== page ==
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Income Distribution of Households in Different Type of Irrigation System and Different location from each irrigation system
2019-06-13
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Amy Soe , Assistant Direcor,
Department of Planning, Ministry of Agriculture, Livestock and Irrigation,
amysoeoo@gmail.com

Isabelita M. Pabuayon, Dean,
Collage of Economics and Management,
University of the Philippines Los Banos. impabuayon@yahoo.com

INTRODUCTION

In Myanmar, the agriculture sector has strong link with economic development, it has been undergoing rapid development due to policy reform. Since 1988, the transformation from a centrally planned economy to a market oriented economic system has led to increasingly intensified economic activities. Myanmar has great potential to extend cultivated area but water is the most important input for agricultural production. Therefore, the government of Myanmar (GOM) has been constructing many irrigation facilities especially in the areas where water is scarce due to erratic rainfall. The government has prioritized irrigation for paddy cultivation since rice is the key crop in the agriculture of Myanmar as it is the main food item for Myanmar people. It has also great significance for the national economy.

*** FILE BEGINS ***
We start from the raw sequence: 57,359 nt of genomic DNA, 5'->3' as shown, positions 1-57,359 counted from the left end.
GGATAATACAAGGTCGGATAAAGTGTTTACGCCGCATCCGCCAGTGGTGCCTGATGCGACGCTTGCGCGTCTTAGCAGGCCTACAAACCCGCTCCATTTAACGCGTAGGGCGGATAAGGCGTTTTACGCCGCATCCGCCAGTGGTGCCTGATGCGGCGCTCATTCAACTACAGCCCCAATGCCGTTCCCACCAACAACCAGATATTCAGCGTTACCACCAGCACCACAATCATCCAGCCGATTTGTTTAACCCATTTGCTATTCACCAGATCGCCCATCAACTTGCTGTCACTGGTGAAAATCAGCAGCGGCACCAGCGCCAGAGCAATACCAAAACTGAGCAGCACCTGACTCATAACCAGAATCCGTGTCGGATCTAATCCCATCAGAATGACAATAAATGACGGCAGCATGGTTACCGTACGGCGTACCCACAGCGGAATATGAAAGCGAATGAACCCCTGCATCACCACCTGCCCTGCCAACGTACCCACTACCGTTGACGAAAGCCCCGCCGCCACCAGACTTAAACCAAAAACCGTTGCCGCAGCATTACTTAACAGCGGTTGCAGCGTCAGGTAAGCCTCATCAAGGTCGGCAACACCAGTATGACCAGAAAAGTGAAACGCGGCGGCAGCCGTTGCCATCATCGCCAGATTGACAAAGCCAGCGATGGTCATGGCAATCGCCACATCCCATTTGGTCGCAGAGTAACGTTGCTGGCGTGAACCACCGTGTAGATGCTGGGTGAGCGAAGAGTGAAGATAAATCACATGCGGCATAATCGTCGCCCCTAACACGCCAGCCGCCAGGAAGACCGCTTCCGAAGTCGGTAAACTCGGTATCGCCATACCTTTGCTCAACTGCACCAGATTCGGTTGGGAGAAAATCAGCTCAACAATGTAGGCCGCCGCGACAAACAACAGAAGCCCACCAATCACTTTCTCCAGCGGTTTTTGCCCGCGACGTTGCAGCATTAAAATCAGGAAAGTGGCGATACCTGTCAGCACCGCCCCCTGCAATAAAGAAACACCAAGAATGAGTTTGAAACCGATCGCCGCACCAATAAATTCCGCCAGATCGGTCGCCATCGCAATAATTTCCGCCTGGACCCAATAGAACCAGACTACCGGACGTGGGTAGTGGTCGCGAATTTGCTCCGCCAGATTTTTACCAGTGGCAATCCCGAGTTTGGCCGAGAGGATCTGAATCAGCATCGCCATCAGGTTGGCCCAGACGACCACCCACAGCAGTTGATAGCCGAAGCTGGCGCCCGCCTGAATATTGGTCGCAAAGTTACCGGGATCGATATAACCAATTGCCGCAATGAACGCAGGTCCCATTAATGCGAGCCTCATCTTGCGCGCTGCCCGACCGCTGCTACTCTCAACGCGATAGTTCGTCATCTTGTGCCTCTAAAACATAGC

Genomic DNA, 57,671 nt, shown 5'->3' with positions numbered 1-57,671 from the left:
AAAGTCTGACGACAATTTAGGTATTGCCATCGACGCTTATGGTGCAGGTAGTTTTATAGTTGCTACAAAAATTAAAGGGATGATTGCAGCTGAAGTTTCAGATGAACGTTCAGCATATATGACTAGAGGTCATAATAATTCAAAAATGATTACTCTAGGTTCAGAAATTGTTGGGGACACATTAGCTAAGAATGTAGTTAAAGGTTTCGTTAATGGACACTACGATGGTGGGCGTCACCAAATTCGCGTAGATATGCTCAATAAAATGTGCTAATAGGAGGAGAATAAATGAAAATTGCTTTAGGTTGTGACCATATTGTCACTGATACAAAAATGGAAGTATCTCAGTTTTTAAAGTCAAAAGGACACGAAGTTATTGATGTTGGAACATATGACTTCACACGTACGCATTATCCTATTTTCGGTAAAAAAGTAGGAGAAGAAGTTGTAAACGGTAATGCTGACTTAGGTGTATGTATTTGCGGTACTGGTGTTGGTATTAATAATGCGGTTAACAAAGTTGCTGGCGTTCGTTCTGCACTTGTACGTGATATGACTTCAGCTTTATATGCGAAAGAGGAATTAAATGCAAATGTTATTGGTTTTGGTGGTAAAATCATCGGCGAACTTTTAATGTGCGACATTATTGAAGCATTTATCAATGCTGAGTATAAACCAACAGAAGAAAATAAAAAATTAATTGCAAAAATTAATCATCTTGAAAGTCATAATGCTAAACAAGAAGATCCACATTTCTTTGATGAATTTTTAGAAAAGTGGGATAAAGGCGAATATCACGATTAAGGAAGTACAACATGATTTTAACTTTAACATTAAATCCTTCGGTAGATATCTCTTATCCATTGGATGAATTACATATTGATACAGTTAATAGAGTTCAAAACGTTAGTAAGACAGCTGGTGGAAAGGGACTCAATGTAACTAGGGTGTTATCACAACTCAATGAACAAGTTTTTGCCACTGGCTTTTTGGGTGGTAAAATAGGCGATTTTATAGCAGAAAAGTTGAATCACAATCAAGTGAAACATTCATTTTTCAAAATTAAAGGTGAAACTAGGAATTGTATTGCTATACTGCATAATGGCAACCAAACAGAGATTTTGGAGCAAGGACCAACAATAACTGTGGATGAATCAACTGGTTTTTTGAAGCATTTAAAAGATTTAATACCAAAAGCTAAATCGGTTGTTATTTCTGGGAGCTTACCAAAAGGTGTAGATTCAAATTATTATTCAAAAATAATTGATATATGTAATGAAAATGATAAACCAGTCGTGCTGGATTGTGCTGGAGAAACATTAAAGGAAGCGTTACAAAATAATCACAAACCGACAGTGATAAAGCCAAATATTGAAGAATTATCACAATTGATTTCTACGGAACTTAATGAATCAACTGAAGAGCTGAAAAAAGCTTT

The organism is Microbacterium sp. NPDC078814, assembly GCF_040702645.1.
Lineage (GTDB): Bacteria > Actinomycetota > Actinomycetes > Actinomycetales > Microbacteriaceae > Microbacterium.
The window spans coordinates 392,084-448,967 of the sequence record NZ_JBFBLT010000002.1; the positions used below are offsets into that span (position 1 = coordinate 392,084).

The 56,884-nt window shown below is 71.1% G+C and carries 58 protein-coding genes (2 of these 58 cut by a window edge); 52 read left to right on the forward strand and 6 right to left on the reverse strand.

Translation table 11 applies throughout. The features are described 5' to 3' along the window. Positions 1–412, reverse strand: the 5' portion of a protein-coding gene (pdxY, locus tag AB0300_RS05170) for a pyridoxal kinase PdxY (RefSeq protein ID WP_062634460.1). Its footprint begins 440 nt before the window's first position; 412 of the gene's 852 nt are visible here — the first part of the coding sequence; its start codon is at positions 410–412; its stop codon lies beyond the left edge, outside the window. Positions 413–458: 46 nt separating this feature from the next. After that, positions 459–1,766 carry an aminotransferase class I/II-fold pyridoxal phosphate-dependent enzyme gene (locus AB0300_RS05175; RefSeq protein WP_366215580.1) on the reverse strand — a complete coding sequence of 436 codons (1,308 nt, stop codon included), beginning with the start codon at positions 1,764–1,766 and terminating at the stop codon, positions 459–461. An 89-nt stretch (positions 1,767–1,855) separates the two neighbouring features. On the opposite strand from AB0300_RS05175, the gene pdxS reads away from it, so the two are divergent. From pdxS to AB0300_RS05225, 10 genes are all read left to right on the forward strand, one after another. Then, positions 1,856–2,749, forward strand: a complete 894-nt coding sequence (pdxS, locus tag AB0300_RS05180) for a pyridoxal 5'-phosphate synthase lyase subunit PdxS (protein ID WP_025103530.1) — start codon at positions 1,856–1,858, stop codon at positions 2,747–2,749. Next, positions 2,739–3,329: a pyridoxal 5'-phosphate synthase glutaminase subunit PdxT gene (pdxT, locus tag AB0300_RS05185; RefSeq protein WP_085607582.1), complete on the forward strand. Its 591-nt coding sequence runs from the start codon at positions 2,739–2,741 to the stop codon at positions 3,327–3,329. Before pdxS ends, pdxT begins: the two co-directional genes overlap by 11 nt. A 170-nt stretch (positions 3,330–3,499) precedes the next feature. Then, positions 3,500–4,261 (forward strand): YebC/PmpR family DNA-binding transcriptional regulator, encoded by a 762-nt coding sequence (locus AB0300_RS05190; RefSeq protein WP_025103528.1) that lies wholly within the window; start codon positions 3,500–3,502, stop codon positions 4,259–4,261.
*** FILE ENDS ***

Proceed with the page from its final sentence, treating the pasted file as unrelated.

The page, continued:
Myanmar is essentially an agrarian economy with two-thirds of total population engaged in subsistence agriculture. The rural households in Myanmar have suffered from low access to various services (education, health, water supply, etc.) and lack of assets such as land and livestock, which are strongly related to the rural poverty status (UNDESA, 1999) The Central Statistical Organization (CSO) has conducted the household income expenditure survey in 1997 and the survey data showed that the poverty incidence for urban area was 23.9 %, 22.4 % for rural area, and 22.9 % for the whole country.  The World Bank (2001) noted that the country is trapped in abject poverty despite its rich resource base and the trend in poverty is increasing through time in the last ten years (Coller and Dollar, 2001). According to UNDP (2004), life expectancy rate, adult literacy rate, and GDP per capita in Myanmar are 57 years, 85 %, and US$ 1,027(PPP) in 2002. About half of the population does not have access to sanitation, and 28 % does not have access to safe drinking water in 2000. In order to reduce poverty through increase in household income, the provision of loans (for increasing income diversification) and irrigation water is essential (Kyaw et al., 2006).

Agricultural development strategy includes the encouragement of double cropping and multi-cropping through the expansion of irrigation facilities such as construction of dams and river-water pumping stations UNCCD 2005-.  These two irrigation systems mainly supply water for rice cultivation. The main element of rice production policy after 1988 was the summer paddy program initiated in 1992/93. In this case, investments in irrigation were indispensable in Myanmar.